With the advancement in our way of living, and the era of the young and the active, we are deserting the fragile, old people who form a large part of our population. The world is slowly moving towards grey population, and the youth is noticing this change with little care and concern.
A report from a HelpAge India showed that almost 15 million elderly Indians live all alone. Out of 10 elderly couples, 6 are forced out of their homes by their children. They are abused physically, verbally and psychologically. The report says that about 40% senior citizens are maltreated, but very few cases are brought to light. Bangalore and Nagpur are the two cities where cases of abusing the elderly are high, while Delhi has reported the least. However, the numbers are increasing drastically annually. Only yesterday, I read the news of a 70-year-old woman, beaten callously with an iron rod by her son, because the mother was trying to sell half of her land to get money for her living after being denied food by her four sons.
The incessant exploitation, abandonment and negligence by their own children force them to resort to old age homes. The condition of all the old age homes isn’t promising and good. Those run by the government lack resources and facilities. The reason the elders are tormented and abused is their economic and emotional dependency on their family. Old people crave for love, and they bear the torments out of their attachments towards their grandchildren. There were 4% of the elders who were abused for almost 15 years!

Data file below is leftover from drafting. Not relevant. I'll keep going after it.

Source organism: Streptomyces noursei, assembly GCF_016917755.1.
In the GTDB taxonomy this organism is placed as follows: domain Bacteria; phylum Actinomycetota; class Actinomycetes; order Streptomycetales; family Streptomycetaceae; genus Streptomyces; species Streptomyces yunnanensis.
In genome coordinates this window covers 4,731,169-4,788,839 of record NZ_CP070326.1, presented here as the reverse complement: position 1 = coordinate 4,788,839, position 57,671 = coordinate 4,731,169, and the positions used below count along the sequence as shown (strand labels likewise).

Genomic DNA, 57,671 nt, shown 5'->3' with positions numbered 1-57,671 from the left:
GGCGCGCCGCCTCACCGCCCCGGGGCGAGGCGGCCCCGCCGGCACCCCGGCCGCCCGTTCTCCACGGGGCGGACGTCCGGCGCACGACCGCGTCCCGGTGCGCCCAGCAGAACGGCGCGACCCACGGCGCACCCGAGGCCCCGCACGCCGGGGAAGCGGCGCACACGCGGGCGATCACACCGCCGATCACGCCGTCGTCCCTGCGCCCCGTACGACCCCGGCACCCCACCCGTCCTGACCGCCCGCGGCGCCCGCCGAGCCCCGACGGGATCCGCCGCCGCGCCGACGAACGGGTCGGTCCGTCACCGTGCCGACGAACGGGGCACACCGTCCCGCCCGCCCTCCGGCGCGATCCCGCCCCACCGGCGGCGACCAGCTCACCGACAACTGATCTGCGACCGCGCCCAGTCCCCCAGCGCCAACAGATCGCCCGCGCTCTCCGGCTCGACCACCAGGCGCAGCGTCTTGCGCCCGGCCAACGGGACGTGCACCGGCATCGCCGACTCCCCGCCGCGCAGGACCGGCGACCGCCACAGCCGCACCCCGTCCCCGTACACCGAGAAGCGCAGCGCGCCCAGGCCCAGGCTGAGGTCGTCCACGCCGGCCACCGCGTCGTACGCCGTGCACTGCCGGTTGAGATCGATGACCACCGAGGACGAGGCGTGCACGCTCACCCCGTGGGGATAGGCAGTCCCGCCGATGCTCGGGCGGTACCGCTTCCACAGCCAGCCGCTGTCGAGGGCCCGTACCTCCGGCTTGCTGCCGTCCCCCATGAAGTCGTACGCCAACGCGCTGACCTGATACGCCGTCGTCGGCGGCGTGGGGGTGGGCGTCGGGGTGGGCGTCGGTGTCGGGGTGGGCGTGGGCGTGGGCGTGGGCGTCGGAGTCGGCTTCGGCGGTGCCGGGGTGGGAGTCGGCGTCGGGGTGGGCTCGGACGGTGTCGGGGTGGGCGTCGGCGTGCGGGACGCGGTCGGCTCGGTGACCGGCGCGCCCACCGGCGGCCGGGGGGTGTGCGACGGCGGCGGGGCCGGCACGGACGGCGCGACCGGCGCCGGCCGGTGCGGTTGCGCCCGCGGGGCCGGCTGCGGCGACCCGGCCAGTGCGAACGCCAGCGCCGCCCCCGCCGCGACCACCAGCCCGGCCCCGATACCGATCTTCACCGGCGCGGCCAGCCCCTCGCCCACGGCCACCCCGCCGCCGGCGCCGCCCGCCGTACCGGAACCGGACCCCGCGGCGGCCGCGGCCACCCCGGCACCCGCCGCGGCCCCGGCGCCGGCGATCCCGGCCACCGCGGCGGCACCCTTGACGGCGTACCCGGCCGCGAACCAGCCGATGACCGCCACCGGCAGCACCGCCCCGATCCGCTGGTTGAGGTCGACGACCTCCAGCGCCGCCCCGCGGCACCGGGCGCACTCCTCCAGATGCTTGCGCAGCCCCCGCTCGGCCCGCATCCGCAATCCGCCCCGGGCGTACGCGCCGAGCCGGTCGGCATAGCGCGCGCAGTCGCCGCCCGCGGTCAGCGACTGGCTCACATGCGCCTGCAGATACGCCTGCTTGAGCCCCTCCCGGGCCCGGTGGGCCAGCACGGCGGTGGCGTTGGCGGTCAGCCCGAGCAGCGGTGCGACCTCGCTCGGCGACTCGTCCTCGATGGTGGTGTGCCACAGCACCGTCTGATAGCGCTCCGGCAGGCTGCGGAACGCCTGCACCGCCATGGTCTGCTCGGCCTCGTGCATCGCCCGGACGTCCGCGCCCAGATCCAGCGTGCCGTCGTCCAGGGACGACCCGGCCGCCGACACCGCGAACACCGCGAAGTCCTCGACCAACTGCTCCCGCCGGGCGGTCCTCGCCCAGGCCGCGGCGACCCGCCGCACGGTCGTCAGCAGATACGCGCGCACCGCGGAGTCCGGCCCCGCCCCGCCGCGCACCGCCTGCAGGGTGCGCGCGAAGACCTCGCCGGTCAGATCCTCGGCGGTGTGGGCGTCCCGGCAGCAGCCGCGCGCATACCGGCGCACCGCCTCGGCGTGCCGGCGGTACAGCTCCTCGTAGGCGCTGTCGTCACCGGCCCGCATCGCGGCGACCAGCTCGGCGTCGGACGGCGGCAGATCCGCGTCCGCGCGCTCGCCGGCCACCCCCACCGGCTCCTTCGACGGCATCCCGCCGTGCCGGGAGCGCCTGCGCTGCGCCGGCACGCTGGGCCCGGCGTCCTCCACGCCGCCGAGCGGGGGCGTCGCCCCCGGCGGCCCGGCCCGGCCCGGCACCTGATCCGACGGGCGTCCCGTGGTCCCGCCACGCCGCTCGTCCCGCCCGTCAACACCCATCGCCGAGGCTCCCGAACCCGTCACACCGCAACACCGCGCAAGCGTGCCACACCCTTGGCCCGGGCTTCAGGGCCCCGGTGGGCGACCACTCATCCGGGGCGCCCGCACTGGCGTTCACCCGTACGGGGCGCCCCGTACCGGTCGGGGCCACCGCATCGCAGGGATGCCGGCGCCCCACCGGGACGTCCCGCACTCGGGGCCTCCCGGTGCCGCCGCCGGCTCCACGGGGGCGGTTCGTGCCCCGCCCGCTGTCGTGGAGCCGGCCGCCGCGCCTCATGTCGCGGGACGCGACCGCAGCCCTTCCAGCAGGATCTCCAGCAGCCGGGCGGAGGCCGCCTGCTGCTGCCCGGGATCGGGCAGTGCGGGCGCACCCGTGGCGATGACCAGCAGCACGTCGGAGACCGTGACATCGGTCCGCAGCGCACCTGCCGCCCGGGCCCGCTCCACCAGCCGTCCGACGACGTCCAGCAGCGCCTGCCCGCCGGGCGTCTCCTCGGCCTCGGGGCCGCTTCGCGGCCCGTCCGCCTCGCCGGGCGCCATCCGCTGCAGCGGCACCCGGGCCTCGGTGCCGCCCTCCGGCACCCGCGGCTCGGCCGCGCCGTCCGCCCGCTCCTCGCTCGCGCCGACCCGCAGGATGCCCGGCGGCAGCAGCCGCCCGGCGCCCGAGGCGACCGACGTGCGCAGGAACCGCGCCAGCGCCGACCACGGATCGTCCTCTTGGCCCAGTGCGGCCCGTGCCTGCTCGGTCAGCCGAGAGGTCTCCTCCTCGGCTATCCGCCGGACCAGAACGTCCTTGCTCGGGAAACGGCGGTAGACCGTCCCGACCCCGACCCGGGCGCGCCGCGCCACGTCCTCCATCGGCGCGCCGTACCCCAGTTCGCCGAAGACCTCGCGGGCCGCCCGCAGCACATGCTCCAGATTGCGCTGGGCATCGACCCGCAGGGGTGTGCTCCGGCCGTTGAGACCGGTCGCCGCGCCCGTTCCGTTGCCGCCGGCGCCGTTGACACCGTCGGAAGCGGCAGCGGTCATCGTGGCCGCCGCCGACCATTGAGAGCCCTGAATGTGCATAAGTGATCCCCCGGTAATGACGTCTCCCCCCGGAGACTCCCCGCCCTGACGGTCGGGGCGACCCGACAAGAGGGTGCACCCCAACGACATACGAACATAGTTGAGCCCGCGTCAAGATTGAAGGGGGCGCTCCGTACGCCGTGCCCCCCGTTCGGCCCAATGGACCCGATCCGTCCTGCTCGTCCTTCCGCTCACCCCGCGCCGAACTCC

People usually turn a blind eye towards senior citizens’ grievances. Greed swallows people to an extent that they loot their own fragile parents of the love, care and attention. They forget too easily that they were brought up strong and adept by those very hands which now want their support.
Are the youths this weak that they can’t even support their own parents!? Too weak to earn themselves instead of plundering their old parent’s share?! What goes around, comes around. If the children watch their parents tormenting, abusing and throwing their own old parents out of their homes- then, BEWARE! The replay of all your actions might be presented before you when you will be old.
Why do we forget their sacrifices, love, pain and hard work which has made us strong and brought us smiles! They helped us stand, walk, run, learn and millions of things we might have never noticed. Is it too difficult for you to provide them with their share of food, shelter, love and the smiles they deserve? Are atrocities and abuses the answers to them for giving us life? Can you only offer them a cascade of tears and shattered hopes – as their only companions?
Talk to them, they need company. Listen to their history and their fun stories. Eat with them. Take them out to parks. They don’t ask much of you. Is it a gargantuan task to spend little of your time with them? Your attention, care and love are enough to stretch their lips into a vibrant smile. Their young life had toiled and weathered to build our little life- strong, happy and beautiful. Now let them live and enjoy in their leisure time. It’s not much of a burden to be a companion.